As she prepares to step down as Dean, and to join her audience in beginning a new chapter, Martha Minow focused in her Last Lecture to this year’s graduating class on mistakes she has made — “these are all pre-Deanship,” she quipped, “because we only have an hour” — and the lessons she has learned from them. “I wish you many great falls and many great standings-up again,” she told them. “I wish you not only great success and happiness, but also many great mistakes.”

The opportunity to appeal a contempt conviction of a Rhode Island newspaper and its editor was especially compelling, Minow recalled, because it harkened back to the 1963 arrest of Martin Luther King, Jr. and other civil rights leaders in Birmingham for leading a peaceful protest after being denied a permit. Both cases centered on a collateral bar rule stating that plaintiffs could not challenge the underlying constitutionality of a ruling once they had violated it. “I found this outrageous,” Minow said, so she disagreed vocally when a procedural defect and the best interests of the client resulted in the legal team’s decision to dismiss the case before it reached the Supreme Court. The lesson? “Maybe other people know a little more than you do.”

Minow spoke about clerking for Justice Thurgood Marshall, who instilled in her the importance of following rules, especially when it would be difficult to prevail on substance — a lesson that encouraged her to teach civil procedure at HLS. Later, in a project for an NGO, her expertise in disability law came up short against her lack of experience in copyright, contracts and antitrust, which she addressed by reaching out to colleagues here. “There were many lessons for me,” she recalls. “One was in humility — I knew nothing relevant, to put it mildly.  Another was gratitude for the generosity of so many people; another was wonderment, at the many tools of law.”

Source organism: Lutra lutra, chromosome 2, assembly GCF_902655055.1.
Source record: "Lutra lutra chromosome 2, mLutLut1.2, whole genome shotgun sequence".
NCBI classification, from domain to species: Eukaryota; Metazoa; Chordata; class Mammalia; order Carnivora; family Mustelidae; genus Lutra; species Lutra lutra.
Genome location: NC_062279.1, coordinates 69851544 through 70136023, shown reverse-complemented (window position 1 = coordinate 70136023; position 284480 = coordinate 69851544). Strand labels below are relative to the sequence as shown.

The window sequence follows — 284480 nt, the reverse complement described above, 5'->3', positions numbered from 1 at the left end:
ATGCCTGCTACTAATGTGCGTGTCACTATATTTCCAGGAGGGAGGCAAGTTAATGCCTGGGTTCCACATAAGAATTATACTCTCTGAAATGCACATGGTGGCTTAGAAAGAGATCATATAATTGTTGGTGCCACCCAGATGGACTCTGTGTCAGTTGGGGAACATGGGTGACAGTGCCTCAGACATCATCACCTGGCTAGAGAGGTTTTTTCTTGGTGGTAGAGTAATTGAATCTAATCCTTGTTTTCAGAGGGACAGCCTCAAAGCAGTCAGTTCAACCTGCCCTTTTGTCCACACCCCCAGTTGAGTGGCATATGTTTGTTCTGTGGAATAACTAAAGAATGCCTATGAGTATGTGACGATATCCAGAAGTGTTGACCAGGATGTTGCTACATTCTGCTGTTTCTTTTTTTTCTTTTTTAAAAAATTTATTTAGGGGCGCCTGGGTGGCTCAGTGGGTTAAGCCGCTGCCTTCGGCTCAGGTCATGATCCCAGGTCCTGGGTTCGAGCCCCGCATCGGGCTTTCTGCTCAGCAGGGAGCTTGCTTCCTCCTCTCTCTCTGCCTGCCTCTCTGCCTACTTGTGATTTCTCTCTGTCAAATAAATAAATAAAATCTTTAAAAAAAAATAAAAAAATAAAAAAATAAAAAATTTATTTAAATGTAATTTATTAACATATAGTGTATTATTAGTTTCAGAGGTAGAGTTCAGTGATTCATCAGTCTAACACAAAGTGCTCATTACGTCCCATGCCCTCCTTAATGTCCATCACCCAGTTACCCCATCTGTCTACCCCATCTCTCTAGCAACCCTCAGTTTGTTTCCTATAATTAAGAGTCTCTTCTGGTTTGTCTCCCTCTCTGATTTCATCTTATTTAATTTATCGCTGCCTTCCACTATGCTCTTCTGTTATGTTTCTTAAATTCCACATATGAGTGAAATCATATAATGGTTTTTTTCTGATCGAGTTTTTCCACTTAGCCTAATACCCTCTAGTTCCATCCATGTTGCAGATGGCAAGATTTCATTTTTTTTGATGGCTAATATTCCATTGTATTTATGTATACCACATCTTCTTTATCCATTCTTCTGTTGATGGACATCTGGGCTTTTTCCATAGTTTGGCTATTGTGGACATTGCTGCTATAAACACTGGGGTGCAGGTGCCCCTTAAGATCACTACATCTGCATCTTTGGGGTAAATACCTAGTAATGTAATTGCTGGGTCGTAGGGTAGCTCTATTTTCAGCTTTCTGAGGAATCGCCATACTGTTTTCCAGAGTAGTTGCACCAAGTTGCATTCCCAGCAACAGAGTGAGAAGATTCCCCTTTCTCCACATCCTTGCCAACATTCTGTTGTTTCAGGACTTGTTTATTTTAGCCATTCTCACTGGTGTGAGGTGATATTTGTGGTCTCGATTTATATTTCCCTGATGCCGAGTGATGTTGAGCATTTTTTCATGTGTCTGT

“There are some common themes and some tensions here.” Minow told her audience. “One is that process matters, but it shouldn’t trump substance, at least not all the time … so that’s a struggle. Another is that focus matters — eyes on the prize — but so does flexibility. Another is that serving others matters, especially if you’re a lawyer, even more than serving abstract ideals, but ideals matter too. But maybe the most important lesson for me is that mistakes are a gift. The mistakes that I’ve made — these and others — have been the touchstones for learning, more than any success that I’ve ever had.”